Singapore Airlines delivers first COVID-19 vaccines to city-state

Airline says it will make available cargo space on its flights and give priority to vaccine shipments across key vaccine trade lanes

COVID-19 vaccines arrive at Singapore's Changi Airport on 21 December. (PHOTO: Ministry of Communications and Information)
(PHOTO: Singapore government)

Use this oneFlag carrier Singapore Airlines (SIA) delivered the first shipment of Pfizer-BioNTech COVID-19 vaccines to Singapore Monday evening (21 December) on board one of its Boeing 747-400 freighters. This was also the first Pfizer-BioNTech vaccine shipment to be delivered to a country in Asia. The vaccines were carried on board SQ7979, a scheduled freighter service from Brussels, Belgium, to Singapore. The flight departed on 20 December 2020 and arrived in Singapore on 21 December 2020 at approximately 1955hours. The shipment was prioritised for loading into the aircraft in Brussels and was given similar precedence during unloading in Singapore. It was then transported to SATS’s cold-chain facility, Coolport, for subsequent storage and ground transportation.

The vaccine shipment is checked at SATS Coolport cold chain facilty in Singapore. (PHOTO: Ministry of Communications and Information)

Prior to the delivery, SIA conducted a successful shipment trial on 19 December 2020 on the same freighter flight route. Besides ensuring the smooth and safe delivery of the thermal shippers, also known as the cool boxes, used for the trial, the internal temperature of each box was actively tracked on an end-to-end basis. The sublimation rate of the dry ice in the cool boxes was also measured.

Chin Yau Seng, senior vice president for cargo at SIA, said: “The delivery of this first batch of COVID-19 vaccines to Singapore is an important milestone in the fight against COVID-19, and we are honoured to be able to play a part in this. It also served to demonstrate SIA’s and the Singapore air hub’s readiness for the very important job of transporting and distributing COVID-19 vaccines internationally.”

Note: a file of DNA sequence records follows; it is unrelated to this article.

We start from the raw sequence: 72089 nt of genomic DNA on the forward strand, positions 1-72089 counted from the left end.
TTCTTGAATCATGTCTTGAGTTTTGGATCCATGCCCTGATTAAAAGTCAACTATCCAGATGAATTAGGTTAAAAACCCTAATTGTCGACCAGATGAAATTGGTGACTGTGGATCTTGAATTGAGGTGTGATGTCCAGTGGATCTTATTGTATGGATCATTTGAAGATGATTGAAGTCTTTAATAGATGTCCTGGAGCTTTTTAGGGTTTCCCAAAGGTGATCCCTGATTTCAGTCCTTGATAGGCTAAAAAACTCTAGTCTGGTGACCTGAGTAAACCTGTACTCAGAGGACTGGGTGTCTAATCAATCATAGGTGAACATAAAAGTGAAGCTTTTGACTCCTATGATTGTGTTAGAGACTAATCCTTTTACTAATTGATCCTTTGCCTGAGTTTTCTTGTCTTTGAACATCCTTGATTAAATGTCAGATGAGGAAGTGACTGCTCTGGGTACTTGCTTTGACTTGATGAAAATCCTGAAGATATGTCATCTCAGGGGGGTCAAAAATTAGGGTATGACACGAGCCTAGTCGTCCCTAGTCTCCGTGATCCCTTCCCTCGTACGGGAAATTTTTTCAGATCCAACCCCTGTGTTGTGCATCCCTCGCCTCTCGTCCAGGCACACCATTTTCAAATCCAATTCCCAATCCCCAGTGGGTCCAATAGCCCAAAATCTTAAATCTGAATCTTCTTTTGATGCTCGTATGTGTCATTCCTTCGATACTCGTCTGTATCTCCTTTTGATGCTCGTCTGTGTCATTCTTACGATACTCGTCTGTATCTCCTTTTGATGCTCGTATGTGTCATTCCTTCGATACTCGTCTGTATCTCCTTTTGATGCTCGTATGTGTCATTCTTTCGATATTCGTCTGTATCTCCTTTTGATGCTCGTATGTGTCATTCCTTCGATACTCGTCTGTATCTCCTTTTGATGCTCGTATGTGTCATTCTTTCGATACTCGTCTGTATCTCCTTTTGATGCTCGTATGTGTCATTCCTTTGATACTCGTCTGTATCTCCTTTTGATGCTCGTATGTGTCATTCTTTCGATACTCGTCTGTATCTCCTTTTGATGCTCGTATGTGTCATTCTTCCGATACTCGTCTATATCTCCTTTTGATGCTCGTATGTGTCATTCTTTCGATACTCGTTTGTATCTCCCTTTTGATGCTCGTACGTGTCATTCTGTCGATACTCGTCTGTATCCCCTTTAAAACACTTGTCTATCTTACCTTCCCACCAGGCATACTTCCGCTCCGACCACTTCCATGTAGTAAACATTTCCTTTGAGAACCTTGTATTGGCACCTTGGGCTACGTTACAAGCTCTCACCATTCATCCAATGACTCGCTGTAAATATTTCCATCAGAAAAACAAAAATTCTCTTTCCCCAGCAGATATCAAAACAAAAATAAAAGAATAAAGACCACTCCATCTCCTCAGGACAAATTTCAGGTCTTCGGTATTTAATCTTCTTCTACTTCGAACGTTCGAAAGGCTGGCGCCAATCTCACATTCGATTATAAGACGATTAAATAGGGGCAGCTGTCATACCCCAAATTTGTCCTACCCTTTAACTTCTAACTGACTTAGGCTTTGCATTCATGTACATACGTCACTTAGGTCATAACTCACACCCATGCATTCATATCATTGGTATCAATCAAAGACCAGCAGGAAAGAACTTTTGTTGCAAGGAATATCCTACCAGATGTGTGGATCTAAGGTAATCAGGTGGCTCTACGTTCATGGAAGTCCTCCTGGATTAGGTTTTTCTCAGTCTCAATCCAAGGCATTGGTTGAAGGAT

Over the last few months, SIA has been actively engaging various stakeholders across the supply chain and in pharmaceutical export markets to ensure that it is well-positioned to transport the vaccines with speed and reliability. An internal COVID-19 task force was set up in May 2020 to ensure readiness across all aspects of the Company’s cargo operations, and manage the crucial task of safely carrying these time- and temperature-sensitive pharmaceutical shipments.

For the financial year ended March 2020, SIA Cargo carried about 22,000 tonnes of pharmaceutical shipments across its network. Singapore’s geographical location, coupled with SIA’s extensive network connectivity and the strong pharmaceutical handling capabilities at Singapore Changi Airport, positions it well as a key transit hub for the transportation and distribution of pharmaceuticals. It plays a key part in the air transportation of pharmaceuticals, particularly biologic shipments, from Europe and India to South East Asia, Australia and New Zealand.

In order to strengthen its pharmaceutical transport product, SIA has been actively expanding its THRUCOOL1 quality corridor network, with the latest additions to the network being Brisbane and Melbourne in September this year. THRUCOOL provides the assurance of safe and reliable transportation of time-sensitive and temperature-controlled pharmaceutical cargo on key pharmaceutical trade lanes.

SIA will make available cargo space on its flights and accord uplift priority to COVID-19 vaccine shipments across the key vaccine trade lanes. This means readying the airline’s seven Boeing 747-400 freighters, as well as the airline’s passenger aircraft fleet which will be deployed on cargo operations to increase the capacity for vaccine transportation where needed.

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